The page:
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Nov 5, 2020
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Kering’s Women in Motion Award for photography goes to 96-year-old Sabine Weiss

Published
Nov 5, 2020

Kering has awarded its Women in Motion Award for photography, presented in partnership with Les Rencontres d’Arles, to Sabine Weiss, a truly venerable photographer whose work spans an eight-decade career.


Sabine Weiss, the 96-year-old winner of Kering's Women in Motion Photography Award



The luxury conglomerate made the award to Weiss despite the cancellation due to the pandemic of Les Rencontres d’Arles, the most celebrated festival of photography in Europe.

“Still active today, Sabine Weiss is a prolific artist who has made a major contribution to the humanist school of French photography, which includes the likes of Robert Doisneau, Willy Ronis and Brassaï. At the age of 96, she has probably enjoyed the longest career of any photographer, having devoted nearly 80 years to her art,” Kering said in a release.

Swiss-born Weiss bought her first Bakelite camera with pocket money when was she was eight. Later moving to Paris after WW2 to apprentice with German fashion photographer Willy Maywald and publish per first reportage aged 21. She is best known for her gritty yet sensitive portrayals of post-war youth and huge compendium of portraits of creative geniuses including Coco Chanel, Igor Stravinsky, Stan Getz, Benjamin Britten, F. Scott Fitzgerald, Alberto Giacometti, Jeanne Moreau and Brigitte Bardot, among many others.

A truly outstanding photographer, Weiss is the second recipient of the Women In Motion Award. The inaugural prize went to American photographer Susan Meiselas. The annual Women In Motion Award for photography is given in recognition of the career of an exceptional woman photographer, accompanied by €25,000 in prize money for the acquisition of works by the winning photographer for the collection of Les Rencontres d’Arles.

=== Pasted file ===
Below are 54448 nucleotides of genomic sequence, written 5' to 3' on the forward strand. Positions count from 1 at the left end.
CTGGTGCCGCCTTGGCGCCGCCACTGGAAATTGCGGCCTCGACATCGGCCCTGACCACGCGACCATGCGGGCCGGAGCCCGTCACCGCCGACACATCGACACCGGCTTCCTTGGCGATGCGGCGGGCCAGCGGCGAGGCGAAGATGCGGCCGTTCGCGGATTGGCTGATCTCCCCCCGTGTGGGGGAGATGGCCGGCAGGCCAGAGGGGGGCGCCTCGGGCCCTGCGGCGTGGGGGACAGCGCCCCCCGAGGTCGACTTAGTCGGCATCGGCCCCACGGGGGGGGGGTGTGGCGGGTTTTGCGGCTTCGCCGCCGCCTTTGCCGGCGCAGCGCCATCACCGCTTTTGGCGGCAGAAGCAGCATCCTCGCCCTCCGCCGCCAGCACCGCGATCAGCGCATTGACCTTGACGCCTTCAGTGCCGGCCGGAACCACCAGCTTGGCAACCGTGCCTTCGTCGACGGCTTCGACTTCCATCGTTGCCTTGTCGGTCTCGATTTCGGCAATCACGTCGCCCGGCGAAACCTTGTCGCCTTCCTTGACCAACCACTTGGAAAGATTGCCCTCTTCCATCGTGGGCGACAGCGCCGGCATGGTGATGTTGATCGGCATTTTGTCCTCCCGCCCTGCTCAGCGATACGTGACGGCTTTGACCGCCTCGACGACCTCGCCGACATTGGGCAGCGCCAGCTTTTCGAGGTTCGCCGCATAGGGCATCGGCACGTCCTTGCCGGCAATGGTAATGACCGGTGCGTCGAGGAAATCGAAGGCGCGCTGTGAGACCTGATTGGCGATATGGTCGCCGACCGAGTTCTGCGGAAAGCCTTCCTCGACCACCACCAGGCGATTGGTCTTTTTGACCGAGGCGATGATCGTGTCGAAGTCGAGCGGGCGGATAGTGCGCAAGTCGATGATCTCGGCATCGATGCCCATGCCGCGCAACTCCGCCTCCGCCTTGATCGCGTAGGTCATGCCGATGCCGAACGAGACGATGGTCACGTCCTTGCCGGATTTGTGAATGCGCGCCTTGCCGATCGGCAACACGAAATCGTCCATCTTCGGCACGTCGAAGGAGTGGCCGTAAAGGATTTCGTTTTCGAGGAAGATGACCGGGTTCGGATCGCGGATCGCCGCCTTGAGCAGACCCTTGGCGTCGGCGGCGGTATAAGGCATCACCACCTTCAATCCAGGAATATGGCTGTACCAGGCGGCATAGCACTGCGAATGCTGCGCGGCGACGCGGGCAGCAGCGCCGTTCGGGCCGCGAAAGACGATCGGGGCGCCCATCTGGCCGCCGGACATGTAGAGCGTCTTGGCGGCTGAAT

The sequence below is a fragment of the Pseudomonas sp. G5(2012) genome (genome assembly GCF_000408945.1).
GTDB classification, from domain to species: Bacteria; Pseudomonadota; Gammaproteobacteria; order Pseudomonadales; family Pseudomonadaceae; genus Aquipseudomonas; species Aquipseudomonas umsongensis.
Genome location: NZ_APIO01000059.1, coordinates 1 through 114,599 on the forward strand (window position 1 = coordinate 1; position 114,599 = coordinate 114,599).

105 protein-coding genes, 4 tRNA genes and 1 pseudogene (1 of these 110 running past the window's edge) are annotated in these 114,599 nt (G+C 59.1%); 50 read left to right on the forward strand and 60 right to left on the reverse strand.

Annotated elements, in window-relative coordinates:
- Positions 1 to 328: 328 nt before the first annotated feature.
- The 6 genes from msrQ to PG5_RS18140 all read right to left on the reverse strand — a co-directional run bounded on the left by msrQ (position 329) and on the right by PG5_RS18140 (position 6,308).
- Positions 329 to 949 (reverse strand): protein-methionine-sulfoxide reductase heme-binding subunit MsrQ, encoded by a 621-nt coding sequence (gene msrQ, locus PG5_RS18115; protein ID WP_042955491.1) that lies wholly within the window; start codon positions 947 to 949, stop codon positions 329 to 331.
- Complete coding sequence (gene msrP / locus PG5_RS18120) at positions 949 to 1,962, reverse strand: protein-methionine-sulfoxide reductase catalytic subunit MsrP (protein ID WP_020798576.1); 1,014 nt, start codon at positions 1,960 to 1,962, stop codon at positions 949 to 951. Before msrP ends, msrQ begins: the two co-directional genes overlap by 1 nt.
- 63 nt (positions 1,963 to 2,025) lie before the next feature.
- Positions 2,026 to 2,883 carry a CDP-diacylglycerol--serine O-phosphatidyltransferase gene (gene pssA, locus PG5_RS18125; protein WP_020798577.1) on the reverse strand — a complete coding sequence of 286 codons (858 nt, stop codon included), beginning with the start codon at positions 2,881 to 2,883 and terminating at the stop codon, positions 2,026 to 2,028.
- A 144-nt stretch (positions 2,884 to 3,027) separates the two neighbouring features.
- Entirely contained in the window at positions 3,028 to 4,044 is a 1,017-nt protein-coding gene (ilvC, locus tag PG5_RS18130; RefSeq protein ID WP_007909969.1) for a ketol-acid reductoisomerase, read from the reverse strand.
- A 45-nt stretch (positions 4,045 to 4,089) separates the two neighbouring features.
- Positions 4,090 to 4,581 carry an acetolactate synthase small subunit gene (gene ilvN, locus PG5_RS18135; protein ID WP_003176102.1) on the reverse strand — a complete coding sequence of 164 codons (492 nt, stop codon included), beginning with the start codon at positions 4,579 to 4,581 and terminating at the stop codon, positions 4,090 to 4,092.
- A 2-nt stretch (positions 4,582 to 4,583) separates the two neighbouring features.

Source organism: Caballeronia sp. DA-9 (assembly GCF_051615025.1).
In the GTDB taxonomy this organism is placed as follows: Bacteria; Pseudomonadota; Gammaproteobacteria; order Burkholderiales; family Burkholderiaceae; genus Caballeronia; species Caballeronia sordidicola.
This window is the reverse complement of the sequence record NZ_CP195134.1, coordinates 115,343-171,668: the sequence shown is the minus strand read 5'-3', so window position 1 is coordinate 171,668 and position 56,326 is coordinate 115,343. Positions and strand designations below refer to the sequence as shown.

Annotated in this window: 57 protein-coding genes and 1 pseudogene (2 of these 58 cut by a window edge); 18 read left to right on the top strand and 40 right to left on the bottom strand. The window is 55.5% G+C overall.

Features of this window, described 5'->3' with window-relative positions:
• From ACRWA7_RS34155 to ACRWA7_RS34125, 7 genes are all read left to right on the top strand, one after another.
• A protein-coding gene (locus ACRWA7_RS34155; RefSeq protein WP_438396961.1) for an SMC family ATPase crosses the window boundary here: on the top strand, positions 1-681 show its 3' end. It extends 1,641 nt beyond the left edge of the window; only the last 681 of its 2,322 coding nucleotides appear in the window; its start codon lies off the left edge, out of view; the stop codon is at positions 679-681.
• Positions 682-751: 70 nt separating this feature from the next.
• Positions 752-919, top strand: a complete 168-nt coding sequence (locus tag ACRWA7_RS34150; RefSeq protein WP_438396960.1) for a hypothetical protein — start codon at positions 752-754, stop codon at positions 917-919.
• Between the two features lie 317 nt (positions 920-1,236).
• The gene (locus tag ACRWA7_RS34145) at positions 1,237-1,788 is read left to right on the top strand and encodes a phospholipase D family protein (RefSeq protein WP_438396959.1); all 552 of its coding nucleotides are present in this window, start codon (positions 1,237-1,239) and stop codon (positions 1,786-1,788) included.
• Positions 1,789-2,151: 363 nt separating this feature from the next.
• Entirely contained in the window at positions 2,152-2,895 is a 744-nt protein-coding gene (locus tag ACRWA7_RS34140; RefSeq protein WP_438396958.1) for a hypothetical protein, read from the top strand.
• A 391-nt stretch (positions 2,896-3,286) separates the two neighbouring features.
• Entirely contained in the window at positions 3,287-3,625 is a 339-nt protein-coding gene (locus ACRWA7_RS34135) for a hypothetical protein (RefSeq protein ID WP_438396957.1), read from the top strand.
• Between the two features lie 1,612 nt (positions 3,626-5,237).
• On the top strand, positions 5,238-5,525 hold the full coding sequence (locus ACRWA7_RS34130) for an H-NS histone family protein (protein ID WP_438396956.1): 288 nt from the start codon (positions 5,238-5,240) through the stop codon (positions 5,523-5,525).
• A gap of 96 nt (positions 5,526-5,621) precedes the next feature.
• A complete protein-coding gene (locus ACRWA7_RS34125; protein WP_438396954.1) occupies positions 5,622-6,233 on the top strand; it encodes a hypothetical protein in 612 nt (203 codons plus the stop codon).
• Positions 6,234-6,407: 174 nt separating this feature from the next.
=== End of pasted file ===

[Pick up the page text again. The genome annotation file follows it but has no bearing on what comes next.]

The partnership between Kering and Les Rencontres d’Arles also led to the founding of the Women In Motion LAB in 2019, dedicated to a research project highlighting women’s contribution to the history of photography. Led by women historians Luce Lebart and Marie Robert, with the help of 160 women experts in photography from every continent, the project looks at the work and careers of some 300 women who have made their mark on photography from the very beginning.

Kering is also collaborating for the first time with the Paris Photo art fair - supporting the Paths Elles X Paris Photo 2020 exhibition organized by France’s Ministry of Culture.

As in Arles, the traditional Paris Photo fair at Le Grand Palais was called off this year due to Covid-19, and replaced with Paths Elles X Paris Photo, a digital exhibition available at ellesxparisphoto.com. It features interviews with some 30 women photographers about their status as female artists and their sources of inspiration; and also the work of  Weiss.

 

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